Baptism of the Lord

Sunday, January 9

First reading: Is. 42:1–4,6–7

Thus says the LORD: Here is my servant whom I uphold, my chosen one with whom I am pleased, upon whom I have put my spirit; he shall bring forth justice to the nations, not crying out, not shouting, not making his voice heard in the street. A bruised reed he shall not break, and a smoldering wick he shall not quench, until he establishes justice on the earth; the coastlands will wait for his teaching.

I, the LORD, have called you for the victory of justice, I have grasped you by the hand; I formed you, and set you as a covenant of the people, a light for the nations, to open the eyes of the blind, to bring out prisoners from confinement, and from the dungeon, those who live in darkness.

Second reading: Acts 10:34–38

Peter proceeded to speak to those gathered in the house of Cornelius, saying: “In truth, I see that God shows no partiality. Rather, in every nation whoever fears him and acts uprightly is acceptable to him.

You know the word that he sent to the Israelites as he proclaimed peace through Jesus Christ, who is Lord of all, what has happened all over Judea, beginning in Galilee after the baptism that John preached, how God anointed Jesus of Nazareth with the Holy Spirit and power. He went about doing good and healing all those oppressed by the devil, for God was with him.”

Gospel: Lk. 3:15–16,21–22

The people were filled with expectation, and all were asking in their hearts whether John might be the Christ. John answered them all, saying, “I am baptizing you with water, but one mightier than I is coming. I am not worthy to loosen the thongs of his sandals. He will baptize you with the Holy Spirit and fire.”

After all the people had been baptized and Jesus also had been baptized and was praying, heaven was opened and the Holy Spirit descended upon him in bodily form like a dove. And a voice came from heaven, “You are my beloved Son; with you I am well pleased.”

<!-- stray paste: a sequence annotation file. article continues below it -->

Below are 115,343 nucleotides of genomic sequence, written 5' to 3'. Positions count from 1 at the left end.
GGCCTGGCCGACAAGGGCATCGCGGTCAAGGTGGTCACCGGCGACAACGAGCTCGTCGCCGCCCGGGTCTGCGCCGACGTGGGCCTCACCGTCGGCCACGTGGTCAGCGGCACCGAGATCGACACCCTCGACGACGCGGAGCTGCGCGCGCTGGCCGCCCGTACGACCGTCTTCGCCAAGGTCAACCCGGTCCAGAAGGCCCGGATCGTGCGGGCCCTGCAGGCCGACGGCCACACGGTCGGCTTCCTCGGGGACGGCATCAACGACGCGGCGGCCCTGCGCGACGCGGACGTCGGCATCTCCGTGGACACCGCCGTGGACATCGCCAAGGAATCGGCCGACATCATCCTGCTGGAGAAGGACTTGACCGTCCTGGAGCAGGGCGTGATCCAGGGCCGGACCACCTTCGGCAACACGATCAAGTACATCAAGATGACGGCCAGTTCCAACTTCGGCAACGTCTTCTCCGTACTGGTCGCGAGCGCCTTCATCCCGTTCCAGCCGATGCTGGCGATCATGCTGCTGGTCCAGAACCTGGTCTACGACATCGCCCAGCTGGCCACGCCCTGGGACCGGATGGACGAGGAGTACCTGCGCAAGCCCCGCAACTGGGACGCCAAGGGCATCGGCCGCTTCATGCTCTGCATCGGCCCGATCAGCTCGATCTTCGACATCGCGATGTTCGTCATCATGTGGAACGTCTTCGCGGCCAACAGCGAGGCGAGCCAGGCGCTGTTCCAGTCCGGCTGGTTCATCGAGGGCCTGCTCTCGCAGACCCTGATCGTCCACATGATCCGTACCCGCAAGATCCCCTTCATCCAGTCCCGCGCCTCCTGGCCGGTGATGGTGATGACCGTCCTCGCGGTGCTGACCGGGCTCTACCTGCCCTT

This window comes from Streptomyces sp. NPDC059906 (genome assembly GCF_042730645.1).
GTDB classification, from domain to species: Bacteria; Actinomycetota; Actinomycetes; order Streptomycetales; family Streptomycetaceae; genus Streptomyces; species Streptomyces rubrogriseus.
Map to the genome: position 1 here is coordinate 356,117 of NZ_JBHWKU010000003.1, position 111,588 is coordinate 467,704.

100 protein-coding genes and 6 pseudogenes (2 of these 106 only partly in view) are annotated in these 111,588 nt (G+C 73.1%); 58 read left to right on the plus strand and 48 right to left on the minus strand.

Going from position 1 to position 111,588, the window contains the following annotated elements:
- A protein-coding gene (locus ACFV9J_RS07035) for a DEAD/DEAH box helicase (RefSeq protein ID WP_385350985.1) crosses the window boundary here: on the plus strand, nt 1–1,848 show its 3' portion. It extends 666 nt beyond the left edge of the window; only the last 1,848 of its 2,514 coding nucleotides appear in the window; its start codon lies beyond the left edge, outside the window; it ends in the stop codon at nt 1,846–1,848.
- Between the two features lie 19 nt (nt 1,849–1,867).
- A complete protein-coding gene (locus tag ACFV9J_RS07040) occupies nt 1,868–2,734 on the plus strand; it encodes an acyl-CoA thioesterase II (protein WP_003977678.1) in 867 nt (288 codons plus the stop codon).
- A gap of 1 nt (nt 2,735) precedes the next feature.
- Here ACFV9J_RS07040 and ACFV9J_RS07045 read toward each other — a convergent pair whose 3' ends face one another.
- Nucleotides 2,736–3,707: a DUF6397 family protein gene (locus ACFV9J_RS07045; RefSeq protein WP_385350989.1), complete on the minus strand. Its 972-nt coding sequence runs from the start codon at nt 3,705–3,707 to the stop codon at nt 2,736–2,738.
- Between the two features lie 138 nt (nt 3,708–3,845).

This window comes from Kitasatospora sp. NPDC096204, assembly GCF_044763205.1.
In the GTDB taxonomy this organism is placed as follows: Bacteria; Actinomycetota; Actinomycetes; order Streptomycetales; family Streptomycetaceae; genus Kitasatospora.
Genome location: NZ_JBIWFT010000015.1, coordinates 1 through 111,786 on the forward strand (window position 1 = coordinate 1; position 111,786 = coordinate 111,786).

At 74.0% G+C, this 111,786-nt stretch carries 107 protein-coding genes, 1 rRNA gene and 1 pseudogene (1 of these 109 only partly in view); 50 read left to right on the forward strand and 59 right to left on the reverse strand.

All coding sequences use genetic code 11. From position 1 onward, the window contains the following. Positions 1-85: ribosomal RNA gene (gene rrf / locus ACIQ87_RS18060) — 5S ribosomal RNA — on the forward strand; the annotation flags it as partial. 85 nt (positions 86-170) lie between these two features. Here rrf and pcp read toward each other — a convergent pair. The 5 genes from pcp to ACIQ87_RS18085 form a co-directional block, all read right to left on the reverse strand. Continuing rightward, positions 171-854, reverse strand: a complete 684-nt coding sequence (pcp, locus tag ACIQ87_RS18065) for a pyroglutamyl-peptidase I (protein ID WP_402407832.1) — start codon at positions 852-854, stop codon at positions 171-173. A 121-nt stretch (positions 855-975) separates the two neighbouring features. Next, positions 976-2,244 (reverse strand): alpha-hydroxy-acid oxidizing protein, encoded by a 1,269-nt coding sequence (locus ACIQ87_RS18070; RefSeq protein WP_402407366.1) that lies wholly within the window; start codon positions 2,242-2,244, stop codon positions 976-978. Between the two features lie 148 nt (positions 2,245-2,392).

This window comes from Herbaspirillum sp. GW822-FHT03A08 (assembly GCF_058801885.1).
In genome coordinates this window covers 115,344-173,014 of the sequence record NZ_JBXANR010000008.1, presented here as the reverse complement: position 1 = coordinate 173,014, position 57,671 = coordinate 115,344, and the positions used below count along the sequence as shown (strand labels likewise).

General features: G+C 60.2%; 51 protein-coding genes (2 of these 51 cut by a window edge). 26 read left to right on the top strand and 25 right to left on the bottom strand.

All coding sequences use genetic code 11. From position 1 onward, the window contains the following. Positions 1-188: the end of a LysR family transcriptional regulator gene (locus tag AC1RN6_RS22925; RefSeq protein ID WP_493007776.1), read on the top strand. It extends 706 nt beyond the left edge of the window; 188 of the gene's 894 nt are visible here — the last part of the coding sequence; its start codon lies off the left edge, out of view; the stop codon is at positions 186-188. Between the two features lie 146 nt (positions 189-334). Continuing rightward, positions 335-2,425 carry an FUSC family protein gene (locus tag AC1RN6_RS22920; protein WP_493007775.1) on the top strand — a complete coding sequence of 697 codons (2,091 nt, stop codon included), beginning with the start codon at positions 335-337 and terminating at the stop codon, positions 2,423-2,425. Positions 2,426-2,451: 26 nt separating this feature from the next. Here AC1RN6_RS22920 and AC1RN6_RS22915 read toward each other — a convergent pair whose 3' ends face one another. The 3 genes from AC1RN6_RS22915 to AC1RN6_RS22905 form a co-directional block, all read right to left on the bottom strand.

In other words Fr. Raymun J. Festin, SVD (Rome, Italy)

Today we celebrate the Baptism of the Lord. According to Luke’s Gospel, the Holy Spirit came own on Jesus in bodily form like a dove, and a voice was heard saying, “You are my beloved Son; with you I am well pleased.” The words of the Father to His Son Jesus are full of tenderness, affection, and affirmation. “With you, I am well pleased.”

“I am well pleased with you” is the highest expression of approval a daughter or son can get from her/his parents. It is like saying to a son or daughter, “I am proud that you are my son,” or “I am proud that you are my daughter.” A similar thing obtains in the case of Jesus as God’s Son. During Baptism, the Father tells Jesus, “Son, I am very proud of you.”

In the first reading, the prophet Isaiah prophesied about Jesus when he said, “Here is my servant whom I uphold, my chosen one with whom I am pleased.”

Let’s reflect on a couple of things.

First: The Father was pleased with Jesus because Jesus is a most obedient Son. If there is a virtue that parents appreciate most in their children, it is obedience. For obedience is that special virtue that serves as the foundation of human training and formation. 

Children learn the basic values in life such as charity, humility, kindness, generosity, and respect by obeying their parents. St. Paul, in his letter to the Ephesians, said, “Children, obey your parents in everything, for this pleases the Lord.”

Jesus is the model of filial obedience. His whole life is devoted to obeying the will of the Father. In the gospels, we always hear Jesus saying, “I have come to do the will of my Father in heaven.”

Second: When God the Father said to Jesus, “You are my beloved Son, with you I am well pleased,” God is also certifying Jesus’ credentials as Divine Son. To use a legal phraseology, the Father is putting a stamp of authenticity on the person of Jesus as the true Son of God.

That is the meaning of Jesus’ baptism: the Holy Spirit confirms Jesus as the Son of God who comes to the world to do the will of the Father.

The words spoken by God the Father to Jesus are reminiscent of the words in Psalm 7:2, “You are my beloved Son, today I have begotten you.” We are also God’s children.

The question that each of us should ask is, “Is the Father in heaven also pleased with me as his son or daughter?” “Would God the Father also say to me, ‘Indeed, you are my beloved, with you I am well pleased?’”

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